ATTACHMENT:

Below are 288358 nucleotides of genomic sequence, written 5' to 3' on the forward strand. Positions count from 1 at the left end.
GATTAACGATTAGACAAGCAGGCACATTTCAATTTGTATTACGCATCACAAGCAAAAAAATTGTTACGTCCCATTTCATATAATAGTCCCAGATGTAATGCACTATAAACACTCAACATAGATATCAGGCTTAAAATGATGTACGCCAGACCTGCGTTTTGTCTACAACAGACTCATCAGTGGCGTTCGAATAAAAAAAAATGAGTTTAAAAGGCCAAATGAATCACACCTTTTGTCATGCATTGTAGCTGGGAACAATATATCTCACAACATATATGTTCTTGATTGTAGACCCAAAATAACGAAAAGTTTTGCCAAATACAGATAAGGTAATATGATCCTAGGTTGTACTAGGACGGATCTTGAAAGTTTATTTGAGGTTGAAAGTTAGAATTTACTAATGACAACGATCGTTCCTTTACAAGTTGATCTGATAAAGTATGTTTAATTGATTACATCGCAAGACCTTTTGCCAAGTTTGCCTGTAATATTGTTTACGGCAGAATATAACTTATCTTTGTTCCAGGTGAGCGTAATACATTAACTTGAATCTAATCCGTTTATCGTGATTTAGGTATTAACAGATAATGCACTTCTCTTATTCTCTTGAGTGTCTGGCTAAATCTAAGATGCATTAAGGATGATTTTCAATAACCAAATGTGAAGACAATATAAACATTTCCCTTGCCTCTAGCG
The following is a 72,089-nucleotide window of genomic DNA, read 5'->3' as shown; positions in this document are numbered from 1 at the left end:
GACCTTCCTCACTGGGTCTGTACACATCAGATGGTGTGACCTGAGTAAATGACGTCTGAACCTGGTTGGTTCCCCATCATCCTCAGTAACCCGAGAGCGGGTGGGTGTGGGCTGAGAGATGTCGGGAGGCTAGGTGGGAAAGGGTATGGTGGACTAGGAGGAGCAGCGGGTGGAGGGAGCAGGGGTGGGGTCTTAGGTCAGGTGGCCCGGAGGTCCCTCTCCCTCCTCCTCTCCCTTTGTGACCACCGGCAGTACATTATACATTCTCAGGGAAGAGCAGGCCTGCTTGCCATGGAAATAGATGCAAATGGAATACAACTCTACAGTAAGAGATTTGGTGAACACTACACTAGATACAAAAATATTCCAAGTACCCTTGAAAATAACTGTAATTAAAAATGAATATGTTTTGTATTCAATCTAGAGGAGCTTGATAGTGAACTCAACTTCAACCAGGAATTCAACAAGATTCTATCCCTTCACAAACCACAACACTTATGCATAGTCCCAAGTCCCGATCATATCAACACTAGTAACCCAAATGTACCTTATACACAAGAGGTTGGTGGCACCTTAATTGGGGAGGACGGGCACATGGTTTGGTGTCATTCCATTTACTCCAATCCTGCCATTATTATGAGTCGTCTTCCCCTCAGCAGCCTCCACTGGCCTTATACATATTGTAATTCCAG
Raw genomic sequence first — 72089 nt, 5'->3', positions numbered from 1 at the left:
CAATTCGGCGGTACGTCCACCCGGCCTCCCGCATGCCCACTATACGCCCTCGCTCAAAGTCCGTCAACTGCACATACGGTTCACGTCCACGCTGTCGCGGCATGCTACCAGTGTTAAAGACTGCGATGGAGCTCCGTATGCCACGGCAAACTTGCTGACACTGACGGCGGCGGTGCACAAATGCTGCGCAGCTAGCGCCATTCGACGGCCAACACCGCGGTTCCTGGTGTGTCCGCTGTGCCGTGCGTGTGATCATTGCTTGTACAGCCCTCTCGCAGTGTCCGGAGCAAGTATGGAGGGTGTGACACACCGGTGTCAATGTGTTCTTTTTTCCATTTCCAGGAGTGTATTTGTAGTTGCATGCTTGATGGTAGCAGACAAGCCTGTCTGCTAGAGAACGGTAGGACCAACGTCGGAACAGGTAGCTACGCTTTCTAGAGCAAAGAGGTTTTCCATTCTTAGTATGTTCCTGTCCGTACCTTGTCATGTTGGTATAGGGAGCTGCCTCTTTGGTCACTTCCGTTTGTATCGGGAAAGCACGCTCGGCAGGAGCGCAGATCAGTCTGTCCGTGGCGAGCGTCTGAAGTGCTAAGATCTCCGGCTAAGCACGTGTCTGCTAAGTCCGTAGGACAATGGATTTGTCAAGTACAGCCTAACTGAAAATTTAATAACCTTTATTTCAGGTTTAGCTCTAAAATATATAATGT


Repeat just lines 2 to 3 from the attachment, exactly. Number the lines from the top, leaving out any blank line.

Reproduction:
GATTAACGATTAGACAAGCAGGCACATTTCAATTTGTATTACGCATCACAAGCAAAAAAATTGTTACGTCCCATTTCATATAATAGTCCCAGATGTAATGCACTATAAACACTCAACATAGATATCAGGCTTAAAATGATGTACGCCAGACCTGCGTTTTGTCTACAACAGACTCATCAGTGGCGTTCGAATAAAAAAAAATGAGTTTAAAAGGCCAAATGAATCACACCTTTTGTCATGCATTGTAGCTGGGAACAATATATCTCACAACATATATGTTCTTGATTGTAGACCCAAAATAACGAAAAGTTTTGCCAAATACAGATAAGGTAATATGATCCTAGGTTGTACTAGGACGGATCTTGAAAGTTTATTTGAGGTTGAAAGTTAGAATTTACTAATGACAACGATCGTTCCTTTACAAGTTGATCTGATAAAGTATGTTTAATTGATTACATCGCAAGACCTTTTGCCAAGTTTGCCTGTAATATTGTTTACGGCAGAATATAACTTATCTTTGTTCCAGGTGAGCGTAATACATTAACTTGAATCTAATCCGTTTATCGTGATTTAGGTATTAACAGATAATGCACTTCTCTTATTCTCTTGAGTGTCTGGCTAAATCTAAGATGCATTAAGGATGATTTTCAATAACCAAATGTGAAGACAATATAAACATTTCCCTTGCCTCTAGCG
The following is a 72,089-nucleotide window of genomic DNA, read 5'->3' as shown; positions in this document are numbered from 1 at the left end: